Ahead of the Bell: US retail sales

More shopping in July as US retail sales likely increased 0.6 percent

Associated Press
US retail sales rose in July, aided by autos and restaurants
.

View photo

In this June 4, 2015 photo, shoppers check out at a Wal-Mart Supercenter store in Springdale, Ark. The Commerce Department releases retail sales data for July on Thursday, Aug. 13, 2015. (AP Photo/Danny Johnston)

WASHINGTON (AP) -- The Commerce Department releases retail sales data for July on Thursday at 8:30 a.m. Eastern.

SALES RECOVER: Economists forecast that retail sales rose 0.6 percent in July, according to a survey by FactSet. This would reverse the 0.3 percent dip in June. Sales climbed a solid 1 percent in May because of accelerating auto purchases.

STRONGER ECONOMY, RELUCTANT SHOPPERS: The combination of strong job growth and cheaper gasoline prices seen this year had historically fueled consumer spending, yet retail sales have largely been muted for the first half of 2015.

In the past 12 months, retail sales have edged up just 1.4 percent. That slight increase is roughly in line with the low core inflation rate — which excludes volatile energy and food prices — of 1.8 percent. The weak sales gains indicate that many workers are either saving more of their wages or using the money to pay down their debts instead of shopping more.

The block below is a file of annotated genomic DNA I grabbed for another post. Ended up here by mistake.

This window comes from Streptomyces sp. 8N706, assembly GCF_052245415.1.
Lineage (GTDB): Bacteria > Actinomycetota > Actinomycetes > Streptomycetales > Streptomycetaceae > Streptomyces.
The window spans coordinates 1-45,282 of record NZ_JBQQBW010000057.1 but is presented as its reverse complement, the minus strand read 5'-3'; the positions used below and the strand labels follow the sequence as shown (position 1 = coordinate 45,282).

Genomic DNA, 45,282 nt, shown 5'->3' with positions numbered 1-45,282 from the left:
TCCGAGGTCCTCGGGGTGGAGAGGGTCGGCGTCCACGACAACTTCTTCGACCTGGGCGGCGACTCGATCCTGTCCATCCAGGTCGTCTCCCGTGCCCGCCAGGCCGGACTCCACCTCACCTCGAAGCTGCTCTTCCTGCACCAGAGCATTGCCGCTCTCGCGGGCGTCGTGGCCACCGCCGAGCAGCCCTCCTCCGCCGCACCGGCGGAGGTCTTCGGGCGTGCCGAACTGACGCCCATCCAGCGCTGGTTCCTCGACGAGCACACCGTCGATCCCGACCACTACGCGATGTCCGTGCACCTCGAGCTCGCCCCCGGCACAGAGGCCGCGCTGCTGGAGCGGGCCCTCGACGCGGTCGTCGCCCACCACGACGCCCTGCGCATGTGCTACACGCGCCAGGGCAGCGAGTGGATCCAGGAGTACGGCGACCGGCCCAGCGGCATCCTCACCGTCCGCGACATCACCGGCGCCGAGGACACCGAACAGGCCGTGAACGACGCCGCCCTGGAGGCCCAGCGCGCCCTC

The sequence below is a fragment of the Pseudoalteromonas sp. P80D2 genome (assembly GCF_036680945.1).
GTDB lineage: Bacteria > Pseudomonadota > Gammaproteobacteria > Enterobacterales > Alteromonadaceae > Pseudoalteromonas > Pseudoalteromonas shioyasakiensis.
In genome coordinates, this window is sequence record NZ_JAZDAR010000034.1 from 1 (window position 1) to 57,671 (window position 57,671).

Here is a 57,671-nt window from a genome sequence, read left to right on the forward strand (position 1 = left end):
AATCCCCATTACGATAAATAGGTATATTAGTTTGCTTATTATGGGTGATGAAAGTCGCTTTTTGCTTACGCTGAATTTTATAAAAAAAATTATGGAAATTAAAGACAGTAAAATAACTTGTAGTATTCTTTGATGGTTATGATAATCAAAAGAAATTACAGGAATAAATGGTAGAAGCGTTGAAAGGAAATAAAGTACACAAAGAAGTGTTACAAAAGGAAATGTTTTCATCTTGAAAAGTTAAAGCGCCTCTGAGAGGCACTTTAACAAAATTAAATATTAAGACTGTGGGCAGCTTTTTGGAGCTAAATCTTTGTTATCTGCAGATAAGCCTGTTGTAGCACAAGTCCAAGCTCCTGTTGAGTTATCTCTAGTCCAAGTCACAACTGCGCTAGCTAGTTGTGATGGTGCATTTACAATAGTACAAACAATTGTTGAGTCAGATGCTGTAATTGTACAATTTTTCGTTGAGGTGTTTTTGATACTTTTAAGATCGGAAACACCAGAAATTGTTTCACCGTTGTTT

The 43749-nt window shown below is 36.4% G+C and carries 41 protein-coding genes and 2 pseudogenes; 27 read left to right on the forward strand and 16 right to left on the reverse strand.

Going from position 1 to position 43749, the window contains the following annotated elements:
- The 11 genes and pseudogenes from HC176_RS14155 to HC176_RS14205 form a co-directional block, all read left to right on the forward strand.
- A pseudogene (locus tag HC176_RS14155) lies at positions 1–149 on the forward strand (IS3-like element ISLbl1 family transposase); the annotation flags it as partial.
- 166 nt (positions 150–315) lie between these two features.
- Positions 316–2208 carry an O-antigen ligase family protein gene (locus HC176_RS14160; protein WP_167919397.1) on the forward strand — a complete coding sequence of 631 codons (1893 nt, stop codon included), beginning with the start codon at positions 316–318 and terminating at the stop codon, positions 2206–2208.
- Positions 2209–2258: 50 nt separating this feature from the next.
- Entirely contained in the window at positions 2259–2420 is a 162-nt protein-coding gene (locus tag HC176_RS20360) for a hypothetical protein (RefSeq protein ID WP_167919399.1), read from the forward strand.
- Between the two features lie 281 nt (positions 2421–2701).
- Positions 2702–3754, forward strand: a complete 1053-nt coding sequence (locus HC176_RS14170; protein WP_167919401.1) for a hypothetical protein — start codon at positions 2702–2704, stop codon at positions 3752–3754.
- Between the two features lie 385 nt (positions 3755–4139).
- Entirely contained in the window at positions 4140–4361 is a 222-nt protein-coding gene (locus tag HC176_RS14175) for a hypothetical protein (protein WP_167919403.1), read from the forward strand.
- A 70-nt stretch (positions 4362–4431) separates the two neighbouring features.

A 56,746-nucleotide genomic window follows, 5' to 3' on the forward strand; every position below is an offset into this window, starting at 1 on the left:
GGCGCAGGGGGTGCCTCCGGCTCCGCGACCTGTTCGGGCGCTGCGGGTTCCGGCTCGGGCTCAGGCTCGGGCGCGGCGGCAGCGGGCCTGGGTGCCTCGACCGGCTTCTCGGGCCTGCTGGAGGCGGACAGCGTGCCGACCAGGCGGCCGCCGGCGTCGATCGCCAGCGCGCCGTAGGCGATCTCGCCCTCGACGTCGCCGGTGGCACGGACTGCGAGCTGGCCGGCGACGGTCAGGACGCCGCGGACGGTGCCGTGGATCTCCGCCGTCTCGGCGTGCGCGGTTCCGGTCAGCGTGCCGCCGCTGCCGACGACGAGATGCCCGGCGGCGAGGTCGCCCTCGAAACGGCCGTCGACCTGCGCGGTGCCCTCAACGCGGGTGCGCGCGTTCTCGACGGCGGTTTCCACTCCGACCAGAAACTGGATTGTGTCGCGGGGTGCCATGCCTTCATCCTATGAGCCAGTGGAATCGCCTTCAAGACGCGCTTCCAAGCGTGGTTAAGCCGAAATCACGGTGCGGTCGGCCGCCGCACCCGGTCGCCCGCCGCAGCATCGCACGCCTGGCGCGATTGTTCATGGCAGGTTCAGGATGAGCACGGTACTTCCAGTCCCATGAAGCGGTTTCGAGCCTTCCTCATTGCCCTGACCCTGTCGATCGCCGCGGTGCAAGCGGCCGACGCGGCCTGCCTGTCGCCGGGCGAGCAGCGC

The muted sales growth contrasts against an economy that has added a seemingly robust 2.9 million jobs over the past year. The hiring has driven the unemployment rate down to 5.3 percent from 6.2 percent during that period.

Consumers have also benefited from cheaper gasoline. Prices at the pump are averaging $2.59 a gallon nationwide, a 25 percent drop over the past year, according to AAA. Most of the growth in retail spending has occurred at auto dealers, furniture stores and restaurants, barely offsetting the downward pressure on spending caused by lower fuel costs.

Economists watch the retail sales report closely because it provides the first indication each month of the willingness of Americans to spend. Consumer spending drives 70 percent of the economy. Yet retail sales account for only about one-third of spending, with services such as haircuts and Internet access making up the other two-thirds.

View Comments (68)